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Thursday, December 5, 2019
PHOHNPEI, Apr 2 2019 (IPS) - Mayleen Ekiek has been working with the Department of Health in the Federated States of Micronesia (FSM) for 12 years now. She is the head of the National Leprosy Programme in the Pacific island nation, which still remains one of three, along with the Marshall Islands and Kiribati, that is yet to eliminate leprosy.
Ekiek is responsible for ensuring the smooth running of the leprosy programme, as well as its success.
However, as Ekiek reveals in this interview, the absence of funding at a national level is one of the many roadblocks that she faces. In what seems to be a growing trend across the Micronesia region, FSM also has combined diseases to provide an integrated healthcare service. In this nation the treatment of both tuberculosis and leprosy is combined. However, while there are regular budgetary allocations for TB, there are none for leprosy, otherwise known as Hansen’s disease.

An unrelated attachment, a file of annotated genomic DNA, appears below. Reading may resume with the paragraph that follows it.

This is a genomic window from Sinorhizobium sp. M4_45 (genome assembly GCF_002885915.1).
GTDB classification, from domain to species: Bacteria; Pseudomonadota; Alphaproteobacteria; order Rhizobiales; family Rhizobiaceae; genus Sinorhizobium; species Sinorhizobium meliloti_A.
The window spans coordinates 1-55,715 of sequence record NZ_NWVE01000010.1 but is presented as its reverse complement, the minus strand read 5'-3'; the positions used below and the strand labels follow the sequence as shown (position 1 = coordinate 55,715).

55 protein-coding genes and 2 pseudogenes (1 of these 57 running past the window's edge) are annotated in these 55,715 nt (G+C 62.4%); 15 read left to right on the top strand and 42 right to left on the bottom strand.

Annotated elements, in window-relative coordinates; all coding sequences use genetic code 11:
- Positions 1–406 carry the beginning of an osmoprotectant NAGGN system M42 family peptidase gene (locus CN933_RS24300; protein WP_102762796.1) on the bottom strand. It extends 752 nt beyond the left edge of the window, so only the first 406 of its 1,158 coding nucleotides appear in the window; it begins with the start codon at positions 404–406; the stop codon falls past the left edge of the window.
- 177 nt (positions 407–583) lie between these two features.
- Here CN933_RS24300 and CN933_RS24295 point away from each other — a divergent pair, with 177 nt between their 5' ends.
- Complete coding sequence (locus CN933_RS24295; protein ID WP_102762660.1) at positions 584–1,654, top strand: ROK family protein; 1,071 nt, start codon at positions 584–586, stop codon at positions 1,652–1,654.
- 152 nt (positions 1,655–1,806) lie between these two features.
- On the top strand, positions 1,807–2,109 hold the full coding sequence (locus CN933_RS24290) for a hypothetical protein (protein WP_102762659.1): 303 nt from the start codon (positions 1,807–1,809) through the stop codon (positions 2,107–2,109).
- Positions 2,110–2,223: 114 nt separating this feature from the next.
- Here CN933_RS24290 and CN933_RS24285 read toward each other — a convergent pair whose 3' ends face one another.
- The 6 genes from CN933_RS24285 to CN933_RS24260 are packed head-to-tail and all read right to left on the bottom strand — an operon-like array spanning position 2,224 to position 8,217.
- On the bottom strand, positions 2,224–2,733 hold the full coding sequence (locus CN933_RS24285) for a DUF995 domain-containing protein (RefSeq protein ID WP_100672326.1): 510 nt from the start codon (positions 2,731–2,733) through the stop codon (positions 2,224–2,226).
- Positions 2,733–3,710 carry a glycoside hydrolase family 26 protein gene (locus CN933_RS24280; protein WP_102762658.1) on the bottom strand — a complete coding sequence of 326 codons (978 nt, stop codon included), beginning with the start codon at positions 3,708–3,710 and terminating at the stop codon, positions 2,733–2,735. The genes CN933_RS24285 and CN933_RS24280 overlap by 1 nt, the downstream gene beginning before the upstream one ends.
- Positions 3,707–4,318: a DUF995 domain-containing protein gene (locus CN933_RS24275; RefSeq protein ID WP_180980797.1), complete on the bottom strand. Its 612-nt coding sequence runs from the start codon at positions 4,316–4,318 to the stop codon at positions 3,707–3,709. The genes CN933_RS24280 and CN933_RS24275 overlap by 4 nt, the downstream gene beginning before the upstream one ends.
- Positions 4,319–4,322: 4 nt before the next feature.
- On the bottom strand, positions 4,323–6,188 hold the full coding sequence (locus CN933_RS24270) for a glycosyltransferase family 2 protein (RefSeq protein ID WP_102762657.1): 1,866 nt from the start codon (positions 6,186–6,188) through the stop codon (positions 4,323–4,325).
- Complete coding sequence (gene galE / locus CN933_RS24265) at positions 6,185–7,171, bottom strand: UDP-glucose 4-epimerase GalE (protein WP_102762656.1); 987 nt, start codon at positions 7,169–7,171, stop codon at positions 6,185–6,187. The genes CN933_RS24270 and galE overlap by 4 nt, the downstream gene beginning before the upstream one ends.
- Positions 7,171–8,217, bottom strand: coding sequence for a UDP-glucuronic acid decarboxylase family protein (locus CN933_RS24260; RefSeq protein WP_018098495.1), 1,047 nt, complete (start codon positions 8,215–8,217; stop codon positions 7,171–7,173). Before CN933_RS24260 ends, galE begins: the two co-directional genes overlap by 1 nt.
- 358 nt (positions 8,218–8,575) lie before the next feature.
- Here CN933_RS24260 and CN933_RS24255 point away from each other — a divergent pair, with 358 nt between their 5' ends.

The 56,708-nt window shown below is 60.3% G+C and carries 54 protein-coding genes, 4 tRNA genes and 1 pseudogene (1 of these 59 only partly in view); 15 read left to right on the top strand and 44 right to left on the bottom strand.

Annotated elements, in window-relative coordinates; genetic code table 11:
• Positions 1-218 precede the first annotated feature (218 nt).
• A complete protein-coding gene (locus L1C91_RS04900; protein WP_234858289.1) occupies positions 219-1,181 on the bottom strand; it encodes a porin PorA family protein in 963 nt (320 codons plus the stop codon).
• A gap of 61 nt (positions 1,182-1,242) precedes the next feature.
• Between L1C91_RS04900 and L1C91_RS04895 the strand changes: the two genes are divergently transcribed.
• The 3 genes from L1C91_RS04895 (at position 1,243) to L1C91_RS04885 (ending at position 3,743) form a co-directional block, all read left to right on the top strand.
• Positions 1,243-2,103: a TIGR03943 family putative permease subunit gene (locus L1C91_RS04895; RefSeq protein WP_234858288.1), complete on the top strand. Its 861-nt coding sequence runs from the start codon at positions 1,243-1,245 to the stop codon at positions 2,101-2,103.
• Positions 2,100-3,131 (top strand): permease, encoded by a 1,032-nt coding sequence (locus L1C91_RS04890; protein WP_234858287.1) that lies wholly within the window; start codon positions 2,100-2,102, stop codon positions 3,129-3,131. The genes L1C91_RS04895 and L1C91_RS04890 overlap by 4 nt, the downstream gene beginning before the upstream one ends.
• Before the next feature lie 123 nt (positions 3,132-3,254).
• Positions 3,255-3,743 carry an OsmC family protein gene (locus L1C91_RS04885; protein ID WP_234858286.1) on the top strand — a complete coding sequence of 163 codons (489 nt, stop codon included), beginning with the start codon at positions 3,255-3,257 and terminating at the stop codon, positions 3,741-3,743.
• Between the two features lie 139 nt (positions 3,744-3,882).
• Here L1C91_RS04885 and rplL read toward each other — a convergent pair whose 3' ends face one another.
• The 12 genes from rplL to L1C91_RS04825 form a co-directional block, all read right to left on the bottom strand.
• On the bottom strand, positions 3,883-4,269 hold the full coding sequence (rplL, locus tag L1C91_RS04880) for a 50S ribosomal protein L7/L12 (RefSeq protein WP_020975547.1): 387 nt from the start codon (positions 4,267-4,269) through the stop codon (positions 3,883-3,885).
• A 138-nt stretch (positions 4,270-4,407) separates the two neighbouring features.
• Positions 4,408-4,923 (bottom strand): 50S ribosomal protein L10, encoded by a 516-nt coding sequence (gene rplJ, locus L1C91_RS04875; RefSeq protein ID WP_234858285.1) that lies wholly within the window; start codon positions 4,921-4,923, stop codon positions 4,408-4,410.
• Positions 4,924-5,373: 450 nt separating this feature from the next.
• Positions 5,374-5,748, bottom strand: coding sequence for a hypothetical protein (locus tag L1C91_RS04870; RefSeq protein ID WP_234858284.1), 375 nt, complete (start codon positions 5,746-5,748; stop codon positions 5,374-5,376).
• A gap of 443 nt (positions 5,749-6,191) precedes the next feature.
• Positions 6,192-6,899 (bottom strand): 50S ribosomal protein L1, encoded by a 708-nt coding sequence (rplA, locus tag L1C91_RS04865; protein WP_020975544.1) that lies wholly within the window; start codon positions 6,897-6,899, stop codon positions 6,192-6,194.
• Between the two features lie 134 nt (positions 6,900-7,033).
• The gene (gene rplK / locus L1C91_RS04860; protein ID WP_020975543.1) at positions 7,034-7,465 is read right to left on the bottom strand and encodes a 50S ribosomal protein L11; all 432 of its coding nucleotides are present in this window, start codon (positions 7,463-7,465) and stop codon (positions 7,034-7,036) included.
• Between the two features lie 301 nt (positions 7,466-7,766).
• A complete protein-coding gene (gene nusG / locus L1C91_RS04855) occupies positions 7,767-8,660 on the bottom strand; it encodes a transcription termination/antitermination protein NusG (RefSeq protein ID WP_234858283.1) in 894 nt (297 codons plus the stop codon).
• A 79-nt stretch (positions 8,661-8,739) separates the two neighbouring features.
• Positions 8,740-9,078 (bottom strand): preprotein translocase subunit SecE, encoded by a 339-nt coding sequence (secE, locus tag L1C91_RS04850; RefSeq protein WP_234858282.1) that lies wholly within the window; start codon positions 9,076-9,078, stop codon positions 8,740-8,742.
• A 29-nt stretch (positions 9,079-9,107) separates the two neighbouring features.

Despite the lack of funding, Ekiek has managed to keep the programme alive because of her sheer grit and passion for seeing a Leprosy-free Micronesia.
During a recent visit of the Sasakawa Health Foundation/Nippon Foundation team to Micronesia’s Health Ministry, Ekiek was on sick leave thanks to a fractured her leg. But to everyone’s surprise, Ekiek attended the meeting as she viewed it as a vital opportunity to seek the resources she needs for the leprosy programme. In the following interview, Ekiek talks about the financial and technical support needed achieve the programme’s goal of eliminating leprosy.
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